ST. PAUL — Minnesotans for a Smoke-Free Generation thanked Governor Tim Walz Saturday for signing Tobacco 21 into state law.
Raising the state tobacco age will align the state with federal law and keep tobacco products out of middle and high schools. Minnesota is the 25th state to adopt Tobacco 21.
“At the end of the day, our job is to keep Minnesotans safe,” said Gov. Walz. “These strong bipartisan measures will improve public health and reduce preventable health risks. Raising the age to buy tobacco to 21 will help stop addiction before it starts and save young lives.”
“Minnesota’s Tobacco 21 effort started with a few concerned residents and physicians and has grown into 75 local policies and thousands of youth, parents and supporters across the state united behind raising the tobacco age,” said Molly Moilanen, vice president at ClearWay MinnesotaSM and Co-Chair of Minnesotans for a Smoke-Free Generation. “Thank you to Governor Walz and Lt. Governor Flanagan for listening to Minnesota’s youth and working with them to take on an industry that continues to profit from addiction and disease. It will take a bold, comprehensive effort to truly combat the health crisis of youth vaping, and Tobacco 21 is a very important first step toward this goal.”
The Tobacco 21 bill (HF331) gained strong bipartisan support in the House and Senate, and was championed by lawmakers from across Minnesota. Congress passed national Tobacco 21 in December 2019, and the discrepancy between the state tobacco age (18) and federal law (21) was causing confusion and tying the hands of local law enforcement. In addition to aligning with the federal tobacco age, the bill updates relevant state tobacco definitions, penalties and signage requirements to ensure strong compliance and enforcement.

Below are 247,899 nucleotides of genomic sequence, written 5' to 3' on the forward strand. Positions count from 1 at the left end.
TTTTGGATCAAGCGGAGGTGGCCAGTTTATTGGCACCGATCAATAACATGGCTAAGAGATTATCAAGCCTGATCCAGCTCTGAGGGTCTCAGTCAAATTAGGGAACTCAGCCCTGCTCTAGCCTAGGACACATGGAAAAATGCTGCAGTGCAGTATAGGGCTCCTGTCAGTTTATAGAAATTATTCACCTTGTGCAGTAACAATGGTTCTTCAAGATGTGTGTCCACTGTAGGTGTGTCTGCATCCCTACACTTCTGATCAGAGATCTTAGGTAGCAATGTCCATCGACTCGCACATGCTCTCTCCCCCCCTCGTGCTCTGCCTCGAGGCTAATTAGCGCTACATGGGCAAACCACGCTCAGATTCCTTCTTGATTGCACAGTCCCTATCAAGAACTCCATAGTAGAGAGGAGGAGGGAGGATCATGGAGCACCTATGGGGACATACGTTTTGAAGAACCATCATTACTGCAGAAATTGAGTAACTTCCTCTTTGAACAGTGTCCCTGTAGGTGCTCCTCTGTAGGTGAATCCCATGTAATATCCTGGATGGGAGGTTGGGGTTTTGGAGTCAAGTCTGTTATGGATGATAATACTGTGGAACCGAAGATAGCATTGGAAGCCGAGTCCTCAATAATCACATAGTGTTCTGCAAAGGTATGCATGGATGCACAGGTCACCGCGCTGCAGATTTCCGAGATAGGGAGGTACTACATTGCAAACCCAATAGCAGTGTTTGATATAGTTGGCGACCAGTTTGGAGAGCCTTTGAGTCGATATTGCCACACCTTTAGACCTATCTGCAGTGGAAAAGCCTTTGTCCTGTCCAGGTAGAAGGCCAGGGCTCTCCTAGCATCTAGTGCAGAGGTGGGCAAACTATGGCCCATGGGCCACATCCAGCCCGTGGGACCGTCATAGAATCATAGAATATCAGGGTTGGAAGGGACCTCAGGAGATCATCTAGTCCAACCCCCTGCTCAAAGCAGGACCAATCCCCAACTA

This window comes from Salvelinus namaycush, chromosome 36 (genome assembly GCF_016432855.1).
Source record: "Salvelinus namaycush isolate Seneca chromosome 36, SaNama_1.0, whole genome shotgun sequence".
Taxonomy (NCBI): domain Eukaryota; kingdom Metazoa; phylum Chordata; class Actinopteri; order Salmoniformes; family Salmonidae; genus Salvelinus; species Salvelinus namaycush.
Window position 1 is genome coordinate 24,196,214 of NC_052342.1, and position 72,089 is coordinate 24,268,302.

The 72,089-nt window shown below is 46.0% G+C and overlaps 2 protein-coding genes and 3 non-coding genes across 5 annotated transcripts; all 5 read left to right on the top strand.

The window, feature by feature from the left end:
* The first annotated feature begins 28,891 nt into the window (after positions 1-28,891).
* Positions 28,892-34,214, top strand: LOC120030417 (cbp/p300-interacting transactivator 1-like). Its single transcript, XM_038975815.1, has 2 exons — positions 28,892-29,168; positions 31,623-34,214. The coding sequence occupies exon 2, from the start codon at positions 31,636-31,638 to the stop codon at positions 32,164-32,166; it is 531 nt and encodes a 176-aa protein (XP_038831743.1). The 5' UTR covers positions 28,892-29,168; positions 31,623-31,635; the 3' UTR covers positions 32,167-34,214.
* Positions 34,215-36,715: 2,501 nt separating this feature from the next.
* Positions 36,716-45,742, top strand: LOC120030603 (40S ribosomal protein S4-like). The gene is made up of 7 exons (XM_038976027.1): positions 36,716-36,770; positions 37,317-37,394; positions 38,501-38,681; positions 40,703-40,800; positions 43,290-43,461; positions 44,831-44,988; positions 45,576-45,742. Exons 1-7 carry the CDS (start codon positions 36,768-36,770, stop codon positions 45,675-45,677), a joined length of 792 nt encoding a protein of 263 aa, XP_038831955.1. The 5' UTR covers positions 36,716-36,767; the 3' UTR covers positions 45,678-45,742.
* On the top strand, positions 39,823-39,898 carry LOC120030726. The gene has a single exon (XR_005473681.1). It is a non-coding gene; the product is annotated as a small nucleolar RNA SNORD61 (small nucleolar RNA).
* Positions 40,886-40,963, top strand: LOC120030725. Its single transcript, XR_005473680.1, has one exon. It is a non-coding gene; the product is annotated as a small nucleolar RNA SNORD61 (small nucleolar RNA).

Raising the tobacco age to 21 will help keep tobacco products out of schools, since there are many 18-year-olds but few 21-year-olds in high school social circles. Nearly 95 percent of addicted adult smokers started before 21. The National Academy of Medicine estimates that Tobacco 21 would lead to enormous health gains, including a 25 percent reduction in smoking initiation among 15-to-17-year-olds.
Action is needed to combat rising youth tobacco use. The 2019 Minnesota Student Survey found that more than a quarter of 11th-graders and more than one in 10 8th-graders used e-cigarettes in the past month. From 2016 to 2019, 8th-grade vaping rates nearly doubled. E-cigarette use has erased two decades of progress to reduce youth tobacco rates and the U.S. Surgeon General calls youth vaping an epidemic. Health experts are concerned about e-cigarette use because nicotine in any form harms the developing adolescent brain and can prime youth for addiction to cigarettes and other substances.
The COVID-19 pandemic added urgency for adopting stronger tobacco prevention polices. Early studies have found COVID-19 may be particularly dangerous for people with lungs weakened by chronic disease, asthma and tobacco use.
The Tobacco 21 movement has gained tremendous momentum in Minnesota. In May 2017, Edina was the first Minnesota community to pass Tobacco 21. Today, 75 Minnesota communities have local Tobacco 21 policies. Senator Carla Nelson (R-Rochester) first introduced the Senate Tobacco 21 bill in May 2017. Sen. Nelson is a longtime supporter of tobacco prevention and championed other historic policies including securing funding for smoking cessation services and adding e-cigarettes to the statewide smoking ban. In 2018, former Representative Dario Anselmo first introduced the House version of the bill and in 2019, Representative Heather Edelson (DFL-Edina) took the lead as chief author, continuing Edina’s trailblazing leadership. Before her election to the Minnesota House, Rep. Edelson helped pass Edina’s local Tobacco 21 policy. Over the last two sessions, Rep. Edelson has served as a tenacious champion of the House Tobacco 21 bill.
Minnesotans for a Smoke-Free Generation is a coalition of more than 60 organizations that share a common goal of reducing youth smoking and ending tobacco’s harm for good. The coalition is united behind four major policies that reduce youth smoking and nicotine addiction, including raising the tobacco sale age to 21, increasing tobacco prices, prohibiting the sale of all flavored tobacco products and investing in tobacco prevention programs.